In this House we have failed—I accept full responsibility on my own behalf—to recognise the situation and to do something about it. It may not be possible to deal with the matter in this Bill, but I would like the Government to consider some temporary protection. I do not believe that raising the level above £500 is significant protection. I hope that the Government will consider a larger sum. If such a provision cannot be brought in at this stage, perhaps something can be done at a later date. Unfortunately I, and no doubt two million other leaseholders, recognise that there will be another commonhold and freehold Bill. It is to be hoped that that Bill will change the position on tenure, deal with forfeiture once and for all, and perhaps bring an end to the system of tenure of leasehold which, as has been said, is unsuited to the 20th century let alone the 21st century. I am sure the Government will recognise those words.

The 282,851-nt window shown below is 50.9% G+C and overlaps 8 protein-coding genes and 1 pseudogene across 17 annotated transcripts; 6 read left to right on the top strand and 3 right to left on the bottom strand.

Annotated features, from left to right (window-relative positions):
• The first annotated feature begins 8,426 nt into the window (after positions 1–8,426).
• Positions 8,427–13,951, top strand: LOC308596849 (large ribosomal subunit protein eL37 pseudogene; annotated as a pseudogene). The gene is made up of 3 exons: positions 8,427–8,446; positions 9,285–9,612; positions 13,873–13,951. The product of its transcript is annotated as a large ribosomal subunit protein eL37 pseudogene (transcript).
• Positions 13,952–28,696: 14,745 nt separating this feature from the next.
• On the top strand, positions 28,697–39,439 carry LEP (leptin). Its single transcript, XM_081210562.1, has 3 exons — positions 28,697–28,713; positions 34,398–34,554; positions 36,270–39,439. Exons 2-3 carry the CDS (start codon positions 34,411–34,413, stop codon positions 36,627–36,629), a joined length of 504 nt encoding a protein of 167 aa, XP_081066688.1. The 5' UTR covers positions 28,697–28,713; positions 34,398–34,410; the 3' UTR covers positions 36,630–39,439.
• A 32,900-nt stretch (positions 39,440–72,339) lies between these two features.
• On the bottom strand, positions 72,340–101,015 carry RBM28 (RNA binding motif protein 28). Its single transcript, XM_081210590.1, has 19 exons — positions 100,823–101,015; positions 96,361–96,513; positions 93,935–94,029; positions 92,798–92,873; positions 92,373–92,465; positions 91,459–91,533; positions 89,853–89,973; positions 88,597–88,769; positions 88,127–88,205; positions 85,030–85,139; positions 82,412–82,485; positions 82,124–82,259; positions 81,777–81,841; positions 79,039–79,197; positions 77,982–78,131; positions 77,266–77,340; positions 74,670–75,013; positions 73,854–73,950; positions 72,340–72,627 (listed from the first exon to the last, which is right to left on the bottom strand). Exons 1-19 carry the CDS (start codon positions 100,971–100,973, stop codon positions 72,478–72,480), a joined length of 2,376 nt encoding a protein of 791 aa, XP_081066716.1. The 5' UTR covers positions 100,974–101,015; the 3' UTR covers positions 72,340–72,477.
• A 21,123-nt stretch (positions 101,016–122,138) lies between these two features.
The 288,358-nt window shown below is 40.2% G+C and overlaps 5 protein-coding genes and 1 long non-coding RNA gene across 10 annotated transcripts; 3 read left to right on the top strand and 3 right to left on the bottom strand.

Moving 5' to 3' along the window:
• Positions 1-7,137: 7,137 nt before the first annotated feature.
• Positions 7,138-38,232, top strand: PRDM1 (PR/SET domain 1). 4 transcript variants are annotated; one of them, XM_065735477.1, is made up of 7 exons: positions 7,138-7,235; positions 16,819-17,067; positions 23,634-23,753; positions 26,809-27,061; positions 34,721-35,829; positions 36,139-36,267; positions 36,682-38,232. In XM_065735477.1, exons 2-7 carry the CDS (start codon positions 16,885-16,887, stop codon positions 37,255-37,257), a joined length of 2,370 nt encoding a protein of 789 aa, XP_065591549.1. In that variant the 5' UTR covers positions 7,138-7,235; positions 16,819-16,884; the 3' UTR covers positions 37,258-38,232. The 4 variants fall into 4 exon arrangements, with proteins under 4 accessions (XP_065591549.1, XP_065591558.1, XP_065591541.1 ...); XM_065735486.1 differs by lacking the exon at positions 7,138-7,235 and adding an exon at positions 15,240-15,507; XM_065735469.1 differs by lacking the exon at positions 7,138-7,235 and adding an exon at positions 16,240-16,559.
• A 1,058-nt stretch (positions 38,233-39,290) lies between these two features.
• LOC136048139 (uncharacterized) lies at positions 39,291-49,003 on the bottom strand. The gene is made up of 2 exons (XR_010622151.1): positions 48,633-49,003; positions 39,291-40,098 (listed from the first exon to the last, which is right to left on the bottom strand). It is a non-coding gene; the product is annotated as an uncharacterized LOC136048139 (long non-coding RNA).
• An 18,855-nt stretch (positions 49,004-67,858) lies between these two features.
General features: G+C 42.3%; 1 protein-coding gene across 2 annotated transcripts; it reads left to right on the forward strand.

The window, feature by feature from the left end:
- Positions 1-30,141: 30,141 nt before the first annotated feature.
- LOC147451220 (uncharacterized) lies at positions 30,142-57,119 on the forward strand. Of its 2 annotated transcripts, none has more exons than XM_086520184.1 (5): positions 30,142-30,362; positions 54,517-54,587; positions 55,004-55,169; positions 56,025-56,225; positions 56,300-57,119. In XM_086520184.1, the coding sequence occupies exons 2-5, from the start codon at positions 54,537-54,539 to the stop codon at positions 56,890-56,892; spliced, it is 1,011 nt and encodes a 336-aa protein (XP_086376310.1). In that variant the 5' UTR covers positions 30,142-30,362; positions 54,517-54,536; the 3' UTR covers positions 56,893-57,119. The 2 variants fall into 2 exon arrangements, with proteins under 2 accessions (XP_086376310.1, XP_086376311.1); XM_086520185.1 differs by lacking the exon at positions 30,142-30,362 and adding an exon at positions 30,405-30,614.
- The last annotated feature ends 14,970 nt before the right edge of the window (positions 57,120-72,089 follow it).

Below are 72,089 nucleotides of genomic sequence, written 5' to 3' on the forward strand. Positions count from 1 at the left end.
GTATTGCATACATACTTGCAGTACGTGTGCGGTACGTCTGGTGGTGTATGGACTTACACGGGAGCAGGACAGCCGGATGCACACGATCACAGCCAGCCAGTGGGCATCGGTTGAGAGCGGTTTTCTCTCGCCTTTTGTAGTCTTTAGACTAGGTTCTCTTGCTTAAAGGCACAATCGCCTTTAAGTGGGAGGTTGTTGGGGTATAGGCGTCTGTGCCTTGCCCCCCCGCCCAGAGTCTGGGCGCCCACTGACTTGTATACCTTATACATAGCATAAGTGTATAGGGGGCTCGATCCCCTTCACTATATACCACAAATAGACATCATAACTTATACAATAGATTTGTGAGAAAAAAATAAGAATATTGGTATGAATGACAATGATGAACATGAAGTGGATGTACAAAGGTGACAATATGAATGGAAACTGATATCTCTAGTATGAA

4.30 p.m.

Lord Falconer of Thoroton: My Lords, I fully recognise those words. I accept that forfeiture is a draconian penalty. Many feel that it is unfair. I take the noble Lord's point that when one forfeits the lease one does not get back the value of the lease after repayment of the outstanding debt. The issue needs to be considered. It was looked at very carefully before the Bill was proposed. It is more complex to remove the right than was thought. The choice was whether to delay the Bill to deal with those points or to bring it forward as drafted. The latter choice was made. I note the point about increasing the figure in order to make it meaningful. However, the choice was made: rather than seeking to get rid of forfeiture in an indirect way, the provision ensures that the power is not used to deal with small sums.

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I note what all noble Lords said. As the noble Lord, Lord Jacobs, said, it found an echo in another place when the matter was properly debated. I hope that in time a new Bill will deal with the problem head on.